I know I’m not the only person trying to make sense of the past year today.

I know that my efforts to rehash or interpret the simultaneous panicked haste and glacial slowness of the past 365 days will seem trite and contrived by any comparison.

I know that there is no reasonable adjective and no concise term for what this year has been, has meant, has proven.

We truly now know what it is to be fully human, to truly have existed in this time. To be wholly flawed and decimated and demoralized, and to have woken back up anyway. To have looked our neighbor in the eye, ourselves in the mirror, and seen things we never thought we would, and to have to go on anyway. There is no way to rewind from this raw and painful reality we have all found, in each other and in ourselves, and no way to go back to the illusion that our past, present, and future could be separated by the privilege of time served. There is no golden thread to suture this fresh and still-beating truth or to lead us out of this maze we’ve foolishly wandered into. We have seen our whole selves. We have seen the worst we have to offer, with heavy-handed mercilessness.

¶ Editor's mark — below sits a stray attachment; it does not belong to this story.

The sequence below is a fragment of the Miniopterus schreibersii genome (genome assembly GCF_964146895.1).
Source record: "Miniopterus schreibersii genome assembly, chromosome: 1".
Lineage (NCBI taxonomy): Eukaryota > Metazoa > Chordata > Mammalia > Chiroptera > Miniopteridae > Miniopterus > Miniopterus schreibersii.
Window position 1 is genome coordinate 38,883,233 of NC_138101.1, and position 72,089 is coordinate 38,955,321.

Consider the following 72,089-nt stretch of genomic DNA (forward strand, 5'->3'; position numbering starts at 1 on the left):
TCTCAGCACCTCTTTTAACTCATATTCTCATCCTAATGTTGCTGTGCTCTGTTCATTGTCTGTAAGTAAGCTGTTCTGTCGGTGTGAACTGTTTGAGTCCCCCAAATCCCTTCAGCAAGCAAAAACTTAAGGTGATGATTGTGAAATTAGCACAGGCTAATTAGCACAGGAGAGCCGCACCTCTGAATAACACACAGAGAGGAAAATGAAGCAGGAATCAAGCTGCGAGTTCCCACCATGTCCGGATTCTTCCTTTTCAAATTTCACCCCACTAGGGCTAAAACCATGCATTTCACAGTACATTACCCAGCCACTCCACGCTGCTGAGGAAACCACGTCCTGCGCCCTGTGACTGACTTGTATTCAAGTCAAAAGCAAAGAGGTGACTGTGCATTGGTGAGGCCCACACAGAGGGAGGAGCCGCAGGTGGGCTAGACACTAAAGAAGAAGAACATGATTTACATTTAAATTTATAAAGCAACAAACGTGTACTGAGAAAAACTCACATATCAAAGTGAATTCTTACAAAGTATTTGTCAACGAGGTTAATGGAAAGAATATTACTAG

But we have seen something else, too. In our clamoring desperation, we have seen the truest, purest, most infallible goodness. In a year when everything blared with irreverent audacity, the good was often quiet, and while shock loomed large, the sweetness was often small. But it was always there, in the door held open, the nod of solidarity; the gratitude for each fragment of relief and the resolve to pass that relief on, to lessen the burden of another.

As long as we can cling to that resolve tomorrow, the next day, and throughout the second year of this unprecedented, unknowable wilderness, we will prove that we are not the victims of our own shadows, our own darkest parts. We will prove that we will not succumb to our blistering hatreds and scorched divides. We will be defiantly good.

I know that I have truly felt every fractal in the prism of human emotion. Deep, dejected defeat, chronic bewilderment, days spent in melancholy sonder and moments of pure and rapturous joy, top-heavy burdens and sudden, fleeting relief chased me home to the haven of my bed each night, where I deflated, sometimes fulfilled, often tear-stained, always exhausted.

At midnight, I won’t leave this year behind. But, like a worn-out coat, I’ll take off its burden and hang it beside its predecessors, to look at but never again to touch, and to occasionally find something of value, something I’ve lost, in the pockets.